Thomas Hoving, the charismatic showman and treasure hunter whose decade-long tenure as director of the Metropolitan Museum of Art fundamentally transformed the institution and helped usher in the era of the museum blockbuster show, died Thursday at his home in Manhattan. He was 78….
He became its seventh director and, at 35, its youngest. And during his tumultuous reign, the museum did many things it had never done before, often for the better, sometimes for the worse: it formed a contemporary art department and displayed Pop painting alongside Poussin and David; regularly draped the now-familiar banners on its facade to advertise shows; created the enlarged front steps that have become Fifth Avenue’s bleachers; paid $5.5 million for a single painting (the Velázquez masterpiece “Juan de Pareja”) while quietly selling works by Van Gogh, Rousseau and others to help pay for it….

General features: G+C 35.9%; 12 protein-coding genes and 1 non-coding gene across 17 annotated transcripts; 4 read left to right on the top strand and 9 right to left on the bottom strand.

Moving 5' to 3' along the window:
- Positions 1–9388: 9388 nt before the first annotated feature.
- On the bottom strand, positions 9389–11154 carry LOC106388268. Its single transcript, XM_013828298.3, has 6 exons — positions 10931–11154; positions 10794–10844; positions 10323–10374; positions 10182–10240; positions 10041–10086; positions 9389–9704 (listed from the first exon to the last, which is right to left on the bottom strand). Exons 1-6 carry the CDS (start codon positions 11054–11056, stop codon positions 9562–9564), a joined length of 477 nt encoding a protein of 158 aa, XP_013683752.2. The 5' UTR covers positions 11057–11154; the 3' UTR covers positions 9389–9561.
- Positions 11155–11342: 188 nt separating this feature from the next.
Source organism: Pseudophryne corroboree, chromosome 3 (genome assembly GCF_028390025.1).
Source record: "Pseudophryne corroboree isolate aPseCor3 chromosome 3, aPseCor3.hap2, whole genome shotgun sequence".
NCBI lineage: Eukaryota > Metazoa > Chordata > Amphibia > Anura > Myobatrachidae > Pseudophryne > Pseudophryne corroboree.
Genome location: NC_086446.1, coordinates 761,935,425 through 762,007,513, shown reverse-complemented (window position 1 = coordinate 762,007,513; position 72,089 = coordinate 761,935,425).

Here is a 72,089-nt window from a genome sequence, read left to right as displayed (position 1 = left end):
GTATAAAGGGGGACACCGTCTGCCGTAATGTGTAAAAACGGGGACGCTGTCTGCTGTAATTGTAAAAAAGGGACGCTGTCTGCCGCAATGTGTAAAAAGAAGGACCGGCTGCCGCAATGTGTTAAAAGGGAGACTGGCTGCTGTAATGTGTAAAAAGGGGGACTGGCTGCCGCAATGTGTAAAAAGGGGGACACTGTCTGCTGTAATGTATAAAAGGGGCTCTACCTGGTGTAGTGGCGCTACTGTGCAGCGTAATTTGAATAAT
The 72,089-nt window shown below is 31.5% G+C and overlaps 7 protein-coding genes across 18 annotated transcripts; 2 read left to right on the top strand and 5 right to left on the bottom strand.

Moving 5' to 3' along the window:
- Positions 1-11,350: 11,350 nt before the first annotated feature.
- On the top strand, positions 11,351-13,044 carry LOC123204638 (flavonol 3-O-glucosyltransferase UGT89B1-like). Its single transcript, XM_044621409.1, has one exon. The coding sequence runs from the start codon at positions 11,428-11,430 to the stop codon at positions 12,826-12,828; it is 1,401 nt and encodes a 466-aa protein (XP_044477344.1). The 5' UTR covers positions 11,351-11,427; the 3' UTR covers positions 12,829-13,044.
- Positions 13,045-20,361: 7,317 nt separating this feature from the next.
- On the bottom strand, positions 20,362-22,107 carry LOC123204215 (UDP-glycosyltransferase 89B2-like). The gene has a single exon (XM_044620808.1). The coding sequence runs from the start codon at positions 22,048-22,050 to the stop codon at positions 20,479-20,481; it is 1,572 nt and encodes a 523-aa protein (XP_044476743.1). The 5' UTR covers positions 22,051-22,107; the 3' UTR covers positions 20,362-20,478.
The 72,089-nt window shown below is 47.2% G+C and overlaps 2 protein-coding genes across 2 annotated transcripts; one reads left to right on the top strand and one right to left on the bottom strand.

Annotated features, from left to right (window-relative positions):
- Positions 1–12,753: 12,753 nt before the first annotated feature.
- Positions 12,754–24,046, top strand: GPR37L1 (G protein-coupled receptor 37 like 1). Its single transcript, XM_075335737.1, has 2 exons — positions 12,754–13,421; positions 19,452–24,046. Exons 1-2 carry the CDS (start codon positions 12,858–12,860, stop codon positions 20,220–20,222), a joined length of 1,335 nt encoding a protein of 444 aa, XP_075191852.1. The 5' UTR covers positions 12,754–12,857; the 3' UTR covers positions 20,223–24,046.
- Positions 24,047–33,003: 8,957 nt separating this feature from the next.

In his establishment-rattling mission to make the art museum a more populist institution, Mr. Hoving was “probably the most influential and innovative museum official of the postwar period,” Michael Kimmelman wrote in The New York Times.
–full obituary at NYTimes.com